CRS AMPV Background and Issues March 2014
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  • 1. The Army’s Armored Multi-Purpose Vehicle (AMPV): Background and Issues for Congress Andrew Feickert Specialist in Military Ground Forces March 11, 2014 Congressional Research Service 7-5700 www.crs.gov R43240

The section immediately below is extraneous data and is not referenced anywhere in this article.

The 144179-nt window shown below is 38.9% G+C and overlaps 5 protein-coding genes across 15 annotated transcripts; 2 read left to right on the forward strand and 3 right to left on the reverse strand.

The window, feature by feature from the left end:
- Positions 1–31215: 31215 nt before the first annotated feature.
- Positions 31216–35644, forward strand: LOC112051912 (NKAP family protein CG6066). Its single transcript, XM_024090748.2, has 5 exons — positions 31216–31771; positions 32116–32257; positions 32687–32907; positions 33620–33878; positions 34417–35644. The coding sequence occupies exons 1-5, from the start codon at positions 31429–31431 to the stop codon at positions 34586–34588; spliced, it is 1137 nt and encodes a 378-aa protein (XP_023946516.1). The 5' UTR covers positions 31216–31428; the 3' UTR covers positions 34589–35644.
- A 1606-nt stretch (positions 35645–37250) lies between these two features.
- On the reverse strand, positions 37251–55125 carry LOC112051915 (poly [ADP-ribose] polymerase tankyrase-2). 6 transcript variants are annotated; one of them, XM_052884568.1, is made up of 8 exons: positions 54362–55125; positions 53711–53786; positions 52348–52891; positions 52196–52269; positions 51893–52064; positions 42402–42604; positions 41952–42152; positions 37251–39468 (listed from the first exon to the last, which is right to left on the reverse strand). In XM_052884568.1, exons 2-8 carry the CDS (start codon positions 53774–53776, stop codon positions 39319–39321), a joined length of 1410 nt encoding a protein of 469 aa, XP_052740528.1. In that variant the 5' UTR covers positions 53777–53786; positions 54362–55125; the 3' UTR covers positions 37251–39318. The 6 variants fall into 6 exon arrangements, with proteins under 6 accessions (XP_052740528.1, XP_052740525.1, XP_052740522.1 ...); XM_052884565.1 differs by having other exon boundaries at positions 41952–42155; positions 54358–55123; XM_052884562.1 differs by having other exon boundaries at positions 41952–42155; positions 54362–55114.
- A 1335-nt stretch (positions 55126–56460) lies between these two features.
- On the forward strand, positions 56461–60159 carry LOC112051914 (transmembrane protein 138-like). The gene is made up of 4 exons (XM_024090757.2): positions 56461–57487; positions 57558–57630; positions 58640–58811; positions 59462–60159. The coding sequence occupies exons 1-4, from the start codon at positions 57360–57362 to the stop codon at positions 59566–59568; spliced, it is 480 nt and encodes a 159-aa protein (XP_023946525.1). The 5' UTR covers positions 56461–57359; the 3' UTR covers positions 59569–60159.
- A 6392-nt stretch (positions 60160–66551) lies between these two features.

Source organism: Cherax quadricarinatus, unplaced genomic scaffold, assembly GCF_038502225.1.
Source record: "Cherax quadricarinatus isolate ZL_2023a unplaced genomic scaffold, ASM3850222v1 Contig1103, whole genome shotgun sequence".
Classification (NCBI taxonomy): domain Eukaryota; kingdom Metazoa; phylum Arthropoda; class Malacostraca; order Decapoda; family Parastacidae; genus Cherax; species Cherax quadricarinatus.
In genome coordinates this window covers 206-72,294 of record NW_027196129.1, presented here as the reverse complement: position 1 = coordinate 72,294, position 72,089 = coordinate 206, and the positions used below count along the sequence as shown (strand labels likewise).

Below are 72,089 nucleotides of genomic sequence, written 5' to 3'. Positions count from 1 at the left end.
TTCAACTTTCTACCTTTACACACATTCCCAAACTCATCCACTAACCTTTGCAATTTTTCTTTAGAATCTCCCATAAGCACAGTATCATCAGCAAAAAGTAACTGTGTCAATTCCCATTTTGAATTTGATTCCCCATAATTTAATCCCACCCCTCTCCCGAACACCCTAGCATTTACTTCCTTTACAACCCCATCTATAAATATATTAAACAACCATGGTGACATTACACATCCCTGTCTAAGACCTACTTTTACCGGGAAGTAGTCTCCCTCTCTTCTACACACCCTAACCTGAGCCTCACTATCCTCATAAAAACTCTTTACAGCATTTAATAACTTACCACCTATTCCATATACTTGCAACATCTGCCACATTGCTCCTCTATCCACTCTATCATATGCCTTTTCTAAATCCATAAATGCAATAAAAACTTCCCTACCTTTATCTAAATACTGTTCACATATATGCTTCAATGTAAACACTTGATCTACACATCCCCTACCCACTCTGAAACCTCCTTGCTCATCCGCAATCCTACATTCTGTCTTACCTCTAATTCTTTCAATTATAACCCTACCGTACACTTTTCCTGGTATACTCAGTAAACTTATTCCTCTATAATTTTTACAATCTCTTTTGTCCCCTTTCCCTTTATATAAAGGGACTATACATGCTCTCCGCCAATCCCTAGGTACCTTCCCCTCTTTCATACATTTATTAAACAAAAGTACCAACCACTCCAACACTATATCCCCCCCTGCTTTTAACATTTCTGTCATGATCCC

• 2. The Army’s Armored Multi-Purpose Vehicle (AMPV): Background and Issues for Congress Congressional Research Service Summary The Armored Multi-Purpose Vehicle (AMPV) is the Army’s proposed replacement for the Vietnam-era M-113 personnel carriers, which are still in service in a variety of support capacities in Armored Brigade Combat Teams (ABCTs). While M-113s no longer serve as infantry fighting vehicles, five variants of the M-113 are used as command and control vehicles, general purpose vehicles, mortar carriers, and medical treatment and evacuation vehicles. An estimated 3,000 of these M-113 variants are currently in service with the Army. The AMPV is intended to be a “vehicle integration” or non-developmental program (candidate vehicles will be either existing vehicles or modified existing vehicles—not vehicles that are specially designed and not currently in service). Some suggest that a non-developmental vehicle might make it easier for the Army to eventually field this system to the force, as most of the Army’s most recent developmental programs, such as the Future Combat System (FCS), the Crusader self-propelled artillery system, and the Comanche helicopter were cancelled before they could be fully developed and fielded. On November 26, 2013, the Army issued a new draft Request for Proposal (RFP) for the AMPV. This latest RFP stipulates that the Army plans to award a five-year EMD contract in May 2014 worth $458 million to a single contractor for 29 prototypes. While the March 2013 RFP established an Average Unit Manufacturing Cost Ceiling for each AMPV at $1.8 million, this was rescinded to permit vendors greater flexibility. The EMD phase is scheduled to run between FY2015-FY2019, followed by three years of low-rate initial production (LRIP) starting in 2020. The Army’s decision to provide BAE System’s Bradley Fighting Vehicle to other vendors to use as they develop their own AMPV design proposals as a means of cutting program costs has resulted in claims of unfairness from General Dynamics Land Systems, which is developing its proposal based on the Stryker Combat Vehicle. General Dynamics has reportedly protested to the Army Material Command as well as approached Congress to limit funding until the Army devises what they believe is a more competitive program. The Administration’s FY2014 AMPV Budget Request was $116.298 million in Research, Development, Test & Evaluation (RDT&E) funding. The FY2014 National Defense Authorization Act recommended fully funding the FY2014 AMPV Budget Request. The Consolidated Appropriations Act for FY2014 recommended $28.3 million in RDT&E funding, cutting $87.998 million from the FY2014 Budget AMPV Request due to schedule delay and an Army requested program decrease, likely related to the Army’s decision to slip the AMPV’s Request for Proposal from June 2013 to mid-September 2013. The FY2015 President’s budget request for the AMPV is $92.4 million in RDT&E funding. This $64 million increase from FY2014 provides for one Engineering, Manufacturing, and Development (EMD) contract, as well as program management support. Potential issues for Congress include: Did the Army’s decision to use the Bradley for design proposals create an unfair advantage?, and What are the programmatic measures in the AMPV program to ensure that the vehicle is deployable? This report will be updated.